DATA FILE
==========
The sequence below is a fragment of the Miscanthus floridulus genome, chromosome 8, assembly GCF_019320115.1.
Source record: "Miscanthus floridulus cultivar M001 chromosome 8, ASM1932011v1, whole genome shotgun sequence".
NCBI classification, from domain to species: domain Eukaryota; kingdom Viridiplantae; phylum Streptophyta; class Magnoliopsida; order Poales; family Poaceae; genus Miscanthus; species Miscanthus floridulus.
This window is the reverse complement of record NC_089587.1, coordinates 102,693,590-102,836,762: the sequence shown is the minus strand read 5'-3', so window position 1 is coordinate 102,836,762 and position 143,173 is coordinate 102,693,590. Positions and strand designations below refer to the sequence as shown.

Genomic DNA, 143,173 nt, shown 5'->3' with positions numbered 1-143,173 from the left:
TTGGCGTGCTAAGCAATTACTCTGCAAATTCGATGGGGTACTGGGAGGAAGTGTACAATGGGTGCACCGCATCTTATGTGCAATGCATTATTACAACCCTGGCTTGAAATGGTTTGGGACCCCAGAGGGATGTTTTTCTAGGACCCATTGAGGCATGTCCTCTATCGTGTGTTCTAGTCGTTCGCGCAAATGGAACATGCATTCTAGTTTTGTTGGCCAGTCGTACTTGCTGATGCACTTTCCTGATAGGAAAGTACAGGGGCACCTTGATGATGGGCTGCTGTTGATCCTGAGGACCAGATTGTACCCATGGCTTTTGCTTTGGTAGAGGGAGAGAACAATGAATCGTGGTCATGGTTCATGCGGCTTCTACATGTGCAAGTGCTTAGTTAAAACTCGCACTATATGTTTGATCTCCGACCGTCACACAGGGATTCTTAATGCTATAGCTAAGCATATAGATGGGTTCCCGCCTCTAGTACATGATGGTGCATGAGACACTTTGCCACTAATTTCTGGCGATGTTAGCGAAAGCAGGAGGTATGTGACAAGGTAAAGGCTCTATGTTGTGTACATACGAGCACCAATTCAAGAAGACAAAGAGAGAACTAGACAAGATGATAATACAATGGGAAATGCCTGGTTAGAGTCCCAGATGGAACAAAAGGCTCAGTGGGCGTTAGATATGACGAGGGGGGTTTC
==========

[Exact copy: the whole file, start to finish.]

The sequence below is a fragment of the Miscanthus floridulus genome, chromosome 8, assembly GCF_019320115.1.
Source record: "Miscanthus floridulus cultivar M001 chromosome 8, ASM1932011v1, whole genome shotgun sequence".
NCBI classification, from domain to species: domain Eukaryota; kingdom Viridiplantae; phylum Streptophyta; class Magnoliopsida; order Poales; family Poaceae; genus Miscanthus; species Miscanthus floridulus.
This window is the reverse complement of record NC_089587.1, coordinates 102,693,590-102,836,762: the sequence shown is the minus strand read 5'-3', so window position 1 is coordinate 102,836,762 and position 143,173 is coordinate 102,693,590. Positions and strand designations below refer to the sequence as shown.

Genomic DNA, 143,173 nt, shown 5'->3' with positions numbered 1-143,173 from the left:
TTGGCGTGCTAAGCAATTACTCTGCAAATTCGATGGGGTACTGGGAGGAAGTGTACAATGGGTGCACCGCATCTTATGTGCAATGCATTATTACAACCCTGGCTTGAAATGGTTTGGGACCCCAGAGGGATGTTTTTCTAGGACCCATTGAGGCATGTCCTCTATCGTGTGTTCTAGTCGTTCGCGCAAATGGAACATGCATTCTAGTTTTGTTGGCCAGTCGTACTTGCTGATGCACTTTCCTGATAGGAAAGTACAGGGGCACCTTGATGATGGGCTGCTGTTGATCCTGAGGACCAGATTGTACCCATGGCTTTTGCTTTGGTAGAGGGAGAGAACAATGAATCGTGGTCATGGTTCATGCGGCTTCTACATGTGCAAGTGCTTAGTTAAAACTCGCACTATATGTTTGATCTCCGACCGTCACACAGGGATTCTTAATGCTATAGCTAAGCATATAGATGGGTTCCCGCCTCTAGTACATGATGGTGCATGAGACACTTTGCCACTAATTTCTGGCGATGTTAGCGAAAGCAGGAGGTATGTGACAAGGTAAAGGCTCTATGTTGTGTACATACGAGCACCAATTCAAGAAGACAAAGAGAGAACTAGACAAGATGATAATACAATGGGAAATGCCTGGTTAGAGTCCCAGATGGAACAAAAGGCTCAGTGGGCGTTAGATATGACGAGGGGGGTTTC